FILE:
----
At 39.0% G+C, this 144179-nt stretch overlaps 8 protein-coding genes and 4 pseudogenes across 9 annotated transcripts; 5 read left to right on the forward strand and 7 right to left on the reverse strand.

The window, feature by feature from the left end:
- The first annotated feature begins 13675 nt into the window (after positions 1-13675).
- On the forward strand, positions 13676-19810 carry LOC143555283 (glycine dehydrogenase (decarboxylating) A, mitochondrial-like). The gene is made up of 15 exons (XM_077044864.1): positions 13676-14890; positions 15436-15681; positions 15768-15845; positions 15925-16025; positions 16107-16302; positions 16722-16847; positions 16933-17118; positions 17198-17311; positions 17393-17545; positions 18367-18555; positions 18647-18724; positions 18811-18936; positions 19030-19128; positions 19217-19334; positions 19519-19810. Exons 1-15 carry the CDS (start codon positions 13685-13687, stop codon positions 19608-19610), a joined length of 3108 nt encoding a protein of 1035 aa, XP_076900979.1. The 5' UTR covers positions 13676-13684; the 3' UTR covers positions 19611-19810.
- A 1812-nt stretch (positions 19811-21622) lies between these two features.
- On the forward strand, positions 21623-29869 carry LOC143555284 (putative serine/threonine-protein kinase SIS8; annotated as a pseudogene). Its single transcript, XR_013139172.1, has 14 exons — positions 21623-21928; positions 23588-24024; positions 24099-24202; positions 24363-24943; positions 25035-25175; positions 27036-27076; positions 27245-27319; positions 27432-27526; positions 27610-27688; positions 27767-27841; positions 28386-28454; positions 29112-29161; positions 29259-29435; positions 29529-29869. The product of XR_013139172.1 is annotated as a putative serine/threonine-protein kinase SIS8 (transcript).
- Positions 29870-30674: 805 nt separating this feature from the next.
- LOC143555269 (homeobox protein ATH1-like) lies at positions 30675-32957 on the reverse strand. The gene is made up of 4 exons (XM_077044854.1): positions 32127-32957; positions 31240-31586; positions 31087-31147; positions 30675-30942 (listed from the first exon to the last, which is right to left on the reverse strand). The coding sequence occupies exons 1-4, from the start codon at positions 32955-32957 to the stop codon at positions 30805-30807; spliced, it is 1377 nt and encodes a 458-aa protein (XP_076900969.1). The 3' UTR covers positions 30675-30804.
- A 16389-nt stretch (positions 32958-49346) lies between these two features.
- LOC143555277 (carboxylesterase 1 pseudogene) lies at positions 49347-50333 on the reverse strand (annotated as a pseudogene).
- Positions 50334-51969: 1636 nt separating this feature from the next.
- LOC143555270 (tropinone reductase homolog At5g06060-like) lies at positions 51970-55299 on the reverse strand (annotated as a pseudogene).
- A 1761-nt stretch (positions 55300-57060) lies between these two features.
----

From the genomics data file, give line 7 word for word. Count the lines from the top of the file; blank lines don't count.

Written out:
- Positions 29870-30674: 805 nt separating this feature from the next.